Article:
Researchers Get $11.3 Million Grant to Study Nanotechnology in Fighting Cancer

UNC researchers will use an $11.3 million grant to explore using nanoparticles to create cancer vaccines and improve delivery of cancer-fighting drugs and patients’ responses to them.

The five-year grant announced Monday is the third in a series of awards that the University has won from the National Cancer Institute for cancer nanotechnology research. It will fund researchers with the Carolina Center of Cancer Nanotechnology Excellence, an institute-funded collaboration between the University and the UNC Lineberger Comprehensive Cancer Center.

“UNC-Chapel Hill has emerged as a leader in nanotechnology in the last 10 years,” said Leaf Huang, a UNC Lineberger member, Fred Eshelman Distinguished Professor and interim chair of the UNC Eshelman School of Pharmacy Division of Molecular Therapeutics, and the co-leader of the cancer nanotechnology center. “This grant is a testament to the quality of our research in using nanotechnology to continue to find innovative ways to fight cancer.”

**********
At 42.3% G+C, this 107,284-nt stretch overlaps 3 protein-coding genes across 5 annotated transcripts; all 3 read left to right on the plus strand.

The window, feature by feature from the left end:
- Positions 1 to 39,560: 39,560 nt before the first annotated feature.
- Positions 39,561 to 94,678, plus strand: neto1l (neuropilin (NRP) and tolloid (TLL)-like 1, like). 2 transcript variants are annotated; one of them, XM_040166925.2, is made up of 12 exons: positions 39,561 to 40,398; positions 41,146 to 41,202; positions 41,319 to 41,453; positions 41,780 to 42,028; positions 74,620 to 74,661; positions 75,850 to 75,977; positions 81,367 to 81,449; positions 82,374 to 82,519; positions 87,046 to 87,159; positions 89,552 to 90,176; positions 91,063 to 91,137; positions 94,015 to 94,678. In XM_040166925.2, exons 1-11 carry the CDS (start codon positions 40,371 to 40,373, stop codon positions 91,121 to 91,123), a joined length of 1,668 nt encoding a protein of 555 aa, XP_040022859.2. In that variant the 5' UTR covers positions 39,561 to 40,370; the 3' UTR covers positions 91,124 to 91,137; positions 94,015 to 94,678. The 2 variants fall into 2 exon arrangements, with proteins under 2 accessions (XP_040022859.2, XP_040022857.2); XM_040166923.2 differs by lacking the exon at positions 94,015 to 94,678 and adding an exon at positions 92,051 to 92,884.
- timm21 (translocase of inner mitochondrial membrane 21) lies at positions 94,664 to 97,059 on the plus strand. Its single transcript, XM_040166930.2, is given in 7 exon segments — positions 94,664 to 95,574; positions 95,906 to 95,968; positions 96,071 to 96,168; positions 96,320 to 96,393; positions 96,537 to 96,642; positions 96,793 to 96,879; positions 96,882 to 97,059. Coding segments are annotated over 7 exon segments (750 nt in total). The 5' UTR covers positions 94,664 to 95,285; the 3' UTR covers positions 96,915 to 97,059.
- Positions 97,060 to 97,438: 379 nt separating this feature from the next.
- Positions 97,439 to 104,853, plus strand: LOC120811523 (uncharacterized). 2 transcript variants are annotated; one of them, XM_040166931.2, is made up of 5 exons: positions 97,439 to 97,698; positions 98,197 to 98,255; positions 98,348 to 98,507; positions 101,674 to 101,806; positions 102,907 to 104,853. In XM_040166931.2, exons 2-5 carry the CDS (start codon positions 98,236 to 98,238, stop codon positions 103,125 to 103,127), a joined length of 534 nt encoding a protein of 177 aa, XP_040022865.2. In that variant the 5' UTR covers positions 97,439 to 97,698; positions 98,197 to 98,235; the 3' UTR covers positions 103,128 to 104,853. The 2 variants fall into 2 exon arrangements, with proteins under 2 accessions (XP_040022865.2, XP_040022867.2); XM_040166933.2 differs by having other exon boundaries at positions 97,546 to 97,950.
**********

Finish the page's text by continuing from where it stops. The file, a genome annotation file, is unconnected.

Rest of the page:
The grant will fund four studies of nanotechnology in fighting cancer:

  • Creating a vaccine that would train the body’s immune system to recognize and fight drug-resistant melanoma.
  • Developing a vaccine for advanced melanoma. The concept is to use nanoparticles to deliver drugs targeting molecules in the tumor’s microenvironment that would help immune cells destroy cancerous cells.
  • Using nanotechnology and radiation therapy to improve patient responses to certain cancer drugs, specifically cancer immunotherapy checkpoint-blockade agents in melanoma.
  • Making a capsule to more effectively load and deliver cancer drugs.
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